Landry Engineering Xience V Mixing System. Used for mixing the Drug Eluding coating for Coronary Stents.
This was a custom built unit by Landry Engineering out of Fair Oaks in 2005. Minimal Trial runs were done and the unit was put in storage. It may be able to be repurposed for other applications.
Guidant Xience V Mixing unit custom made in 2005 by Landry Engineering Development. Unit powers on and comes with everything in the pictures. Please inquire for more information.
Per Landry engineers: This is a formulation mixing system designed to make a formulation and a placebo (no active ingredient in it). The mixture consists of two solvents and two solids. Solvents were acetone and cyclohexanone. Solids were pelletized pvdf (2nd cousin to teflon) and powdered api (active pharmaceutical ingredient). End product is drug eluding paint/coating. Once mixture is dissolved, it can be sprayed on something and the solvents evaporate, while the api is embedded throughout the plastic or item being coated. It was designed for drug eluding stints.
According to Landry, a formulation with 2 solvents, a plastic, and an api is not uncommon in the biopharma business. This machine is designed specifically for particular ratios of these solvents (includes 3 different batch sizes: 5, 10, and 15L reservoirs) – on left facing machine are stainless steel spools of different height (4 and 6″ diameter for the two solvents). Can achieve accuracy of 0.5% by weight for the solvents; this needs to be reset per batch to maintain accuracy.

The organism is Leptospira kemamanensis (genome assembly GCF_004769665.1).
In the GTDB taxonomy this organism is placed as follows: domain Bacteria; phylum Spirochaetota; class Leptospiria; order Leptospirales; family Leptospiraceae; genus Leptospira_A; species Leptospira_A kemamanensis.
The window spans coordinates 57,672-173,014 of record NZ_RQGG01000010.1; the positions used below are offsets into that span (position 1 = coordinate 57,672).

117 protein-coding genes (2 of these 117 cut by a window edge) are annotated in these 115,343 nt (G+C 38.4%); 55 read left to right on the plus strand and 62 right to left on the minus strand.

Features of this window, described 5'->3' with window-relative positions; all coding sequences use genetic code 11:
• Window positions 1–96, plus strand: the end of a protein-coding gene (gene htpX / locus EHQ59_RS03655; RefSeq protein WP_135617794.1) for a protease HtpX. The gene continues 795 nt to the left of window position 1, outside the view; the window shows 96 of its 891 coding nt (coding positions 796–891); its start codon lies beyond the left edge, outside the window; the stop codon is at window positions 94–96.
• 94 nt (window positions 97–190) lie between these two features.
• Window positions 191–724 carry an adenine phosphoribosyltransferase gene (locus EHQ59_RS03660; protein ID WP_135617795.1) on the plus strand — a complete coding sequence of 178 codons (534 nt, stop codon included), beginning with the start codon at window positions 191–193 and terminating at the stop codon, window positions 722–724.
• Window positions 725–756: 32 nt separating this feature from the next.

Another feature is the capability to mix the formulation in a low oxygen environment. Solids needed to be added after mixing tank was filled with solvents for good mixing, but system was sealed and purged of oxygen prior to solvent coming in and it does not require opening up the unit to add solids. The special solid carriers are in the mix tank and not dropped until they are actuated by an external key to keep actuation without breaching the seal (vacuum). The carriers also make sure that as the liquid is filling the tank, they do not trap any bubbles, and as liquid is being drained, it drains completely and does not retain any puddles.
Once batch is mixed, then it is transferred to the batch vessel and because the two solvents had willingness to evaporate (differing by 100 times), the process had to limit exposure to air space to minimize evaporation (i.e. controlled evaporation is part of the design). Batch vessel is pressurized and is a special type of chemical packaging to keep chemicals clean (similar to a teflon bag in a steel can). To avoid evaporation, that bag is cycle purged (vacuum to remove air and introduce nitrogen to reduce oxygen levels), then bag is collapsed so it holds nearly nothing. Formulation is pressure injected into this to avoid evaporation. Now the formulation batch is in the batch vessel, above that is the filling drawer, which is a bag in a plastic bottle container (~1L), driven with pressure to use bottle in drawer then it is taken to a sprayer to coat the stints.